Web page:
Meet Liz, Dagorhir Chapter Leader


Q: Tell me about yourself. What is your background?

"My name is Liz Walker and I have been a participant in Dagorhir Battle Games Association, Inc. for nearly 13 years. Over the course of my experience I have become a chapter leader and help operate the local chapter in Indianapolis, Mittelmarch. Dagorhir is a federally registered nonprofit recreational group. Each chapter runs its own events: battles, practices, feasts, and campouts. “Realms” (as many members refer to chapters when speaking “in character”) range from small, new groups up to some with hundreds of members."

Q: What materials do you use? Do you incorporate duct tape into your projects?

"Duct tape is one of the primary materials for constructing the majority of our weapons. For a basic sword, we start with a fiberglass or kitespar core, then glue on a couple layers of foam. We add a strip of duct tape to the side of the weapon and to any gaps to maintain construction."

Q: What do you like to use duct tape?

"Duct tape is very durable despite how much activity we experience with our weapons. They can be made with various materials but duct tape tends to outlast other products. Safety is of the upmost importance, as Dagorhir is a very physical sport. While serious injuries are very rare, minor injuries can result from being hit by weapons or altercations with other participants, and we want to make sure we are building them to last (and be safe)."

Q: How did you get involved with this activity?

"I started foam fighting 13 years ago; my neighbor had a pile of weapons in his backyard for the neighborhood to play with. I was hooked! Since then, the “technology” of our weapons has changed quite a bit but we still always use duct tape in some way."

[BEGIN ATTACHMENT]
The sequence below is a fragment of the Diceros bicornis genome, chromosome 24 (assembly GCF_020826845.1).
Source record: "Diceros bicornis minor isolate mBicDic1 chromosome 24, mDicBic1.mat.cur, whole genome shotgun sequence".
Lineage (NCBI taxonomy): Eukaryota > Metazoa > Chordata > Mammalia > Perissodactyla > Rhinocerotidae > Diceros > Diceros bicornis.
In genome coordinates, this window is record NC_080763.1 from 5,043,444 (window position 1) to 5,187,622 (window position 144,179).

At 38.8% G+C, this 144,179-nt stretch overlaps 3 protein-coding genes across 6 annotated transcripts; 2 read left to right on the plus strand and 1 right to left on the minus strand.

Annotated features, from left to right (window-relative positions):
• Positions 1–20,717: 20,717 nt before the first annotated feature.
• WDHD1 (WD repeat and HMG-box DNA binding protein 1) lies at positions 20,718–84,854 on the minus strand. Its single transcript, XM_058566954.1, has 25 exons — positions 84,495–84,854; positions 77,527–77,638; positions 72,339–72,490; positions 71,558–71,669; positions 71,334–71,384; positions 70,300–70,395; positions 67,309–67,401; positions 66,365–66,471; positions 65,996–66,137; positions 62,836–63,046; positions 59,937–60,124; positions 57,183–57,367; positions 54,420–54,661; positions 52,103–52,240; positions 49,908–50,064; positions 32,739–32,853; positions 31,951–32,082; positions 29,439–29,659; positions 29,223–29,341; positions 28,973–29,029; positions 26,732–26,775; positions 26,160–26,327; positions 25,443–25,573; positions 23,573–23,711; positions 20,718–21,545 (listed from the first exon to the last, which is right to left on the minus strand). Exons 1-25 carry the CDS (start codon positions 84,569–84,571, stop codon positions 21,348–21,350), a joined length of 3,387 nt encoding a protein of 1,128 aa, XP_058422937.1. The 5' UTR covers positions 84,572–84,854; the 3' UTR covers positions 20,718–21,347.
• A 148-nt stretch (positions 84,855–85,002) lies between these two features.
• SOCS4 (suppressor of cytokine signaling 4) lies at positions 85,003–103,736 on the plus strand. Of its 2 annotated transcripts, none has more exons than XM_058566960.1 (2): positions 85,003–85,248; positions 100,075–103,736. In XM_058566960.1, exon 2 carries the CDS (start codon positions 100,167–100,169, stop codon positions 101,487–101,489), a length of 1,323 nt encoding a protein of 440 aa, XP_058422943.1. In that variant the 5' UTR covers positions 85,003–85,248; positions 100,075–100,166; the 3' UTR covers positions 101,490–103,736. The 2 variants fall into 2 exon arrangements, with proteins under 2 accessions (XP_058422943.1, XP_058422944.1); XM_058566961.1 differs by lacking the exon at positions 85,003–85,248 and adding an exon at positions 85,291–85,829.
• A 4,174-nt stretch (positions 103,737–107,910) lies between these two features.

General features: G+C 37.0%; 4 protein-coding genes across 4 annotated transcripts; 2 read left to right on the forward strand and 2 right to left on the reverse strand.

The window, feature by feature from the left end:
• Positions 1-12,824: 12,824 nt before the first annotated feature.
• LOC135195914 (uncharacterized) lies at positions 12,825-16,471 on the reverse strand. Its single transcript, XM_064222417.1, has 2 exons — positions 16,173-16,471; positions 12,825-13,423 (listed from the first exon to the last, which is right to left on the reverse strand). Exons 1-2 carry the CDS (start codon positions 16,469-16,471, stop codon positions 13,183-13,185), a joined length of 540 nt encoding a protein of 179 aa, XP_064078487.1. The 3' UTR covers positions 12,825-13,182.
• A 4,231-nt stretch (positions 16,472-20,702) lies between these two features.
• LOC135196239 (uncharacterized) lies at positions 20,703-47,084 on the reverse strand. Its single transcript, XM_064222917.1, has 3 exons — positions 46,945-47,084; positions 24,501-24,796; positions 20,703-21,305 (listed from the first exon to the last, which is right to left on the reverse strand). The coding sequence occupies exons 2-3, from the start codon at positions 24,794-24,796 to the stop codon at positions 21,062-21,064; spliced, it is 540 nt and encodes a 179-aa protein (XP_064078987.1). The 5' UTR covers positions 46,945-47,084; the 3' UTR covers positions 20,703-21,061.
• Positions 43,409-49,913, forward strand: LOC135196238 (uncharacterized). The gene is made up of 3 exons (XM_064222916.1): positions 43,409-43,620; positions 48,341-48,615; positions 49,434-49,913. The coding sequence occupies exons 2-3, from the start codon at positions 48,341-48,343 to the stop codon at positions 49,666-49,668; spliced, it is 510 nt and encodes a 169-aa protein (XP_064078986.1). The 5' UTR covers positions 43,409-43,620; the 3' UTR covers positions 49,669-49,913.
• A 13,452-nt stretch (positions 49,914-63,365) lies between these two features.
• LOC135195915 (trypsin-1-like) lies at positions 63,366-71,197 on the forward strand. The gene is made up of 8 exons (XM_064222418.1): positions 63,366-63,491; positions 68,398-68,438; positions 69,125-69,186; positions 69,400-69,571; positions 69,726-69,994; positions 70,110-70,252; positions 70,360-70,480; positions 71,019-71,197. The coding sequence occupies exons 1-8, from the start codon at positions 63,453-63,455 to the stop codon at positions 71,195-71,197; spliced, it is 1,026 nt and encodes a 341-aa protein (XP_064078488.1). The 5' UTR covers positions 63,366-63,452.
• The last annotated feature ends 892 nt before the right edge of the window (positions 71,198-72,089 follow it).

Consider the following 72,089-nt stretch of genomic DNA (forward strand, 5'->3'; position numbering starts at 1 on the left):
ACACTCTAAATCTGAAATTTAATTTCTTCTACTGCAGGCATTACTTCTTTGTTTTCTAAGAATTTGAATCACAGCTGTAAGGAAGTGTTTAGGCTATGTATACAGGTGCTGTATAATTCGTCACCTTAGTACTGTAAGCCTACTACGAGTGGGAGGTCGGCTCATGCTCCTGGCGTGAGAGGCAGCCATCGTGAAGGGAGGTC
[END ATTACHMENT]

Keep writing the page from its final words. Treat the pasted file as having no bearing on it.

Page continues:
Q: How do you find inspiration?

"Although Dagorhir originally focused on combat and role play, the culture of Dagorhir has expanded to include medieval arts and science, crafting and other ways to enrich the Dagorhir experiences. Even persons who are not interested in the combat side of Dagorhir (non-combatants) find rewarding experiences at events. This culture yielded many people, myself included, to enjoy making weapons for other people in the game."

Q: What motivates you to continue to create?

"I have a strong desire to see safe weapons on the field, constructed in a way that lasts a long time and has less risk of harming someone. I build arrows and I have developed a careful technique that uses minimal resources (adding minimal weight) while ensuring maximum safety."

Q: How is your personality reflected in your work?

"I feel a lot more confident taking the field with my arrows, or seeing other arrows on the field I have made, knowing they won’t hurt other players. I trust my craftsmanship and it makes me a more confident fighter."

Q: What is your creative process?

"Most of our weapons follow general guidelines for construction based on the weapon type, but the look and feel (color of tape, for example), varies. Most creators lean toward neutral colors purely because we are trying to remain somewhat “period” with the way our weapons look."

Q: What do you love most about what you do?

"There are various steps and all are generally, at least at the base layer, constructed the same, making the process of building weapons actually very relaxing."

Q: Do you have a favorite piece that you've created?

"As I mentioned, I love building arrowheads. I also love building shields, as they are an important piece of equipment that tends to last many years. It’s nice to have one piece of gear that stays with you throughout many fighting seasons."

Q: How do you use your imagination with what you do?

"Participants (called “Dagorhirrim”) create an alternate persona for the game. This persona can be as involved as the person likes–some create elaborate backstories and character genealogies, others just select an alternate name to be known by in the game."

Q: What role do you as a creator have in society?

"As someone who participates in an organization that is a little “outside the box,” I feel obligated to encourage others to do the same thing, and be a “creator” in their own way. I want others to find an outlet that encourages them to be their best self and be passionate about, like I have."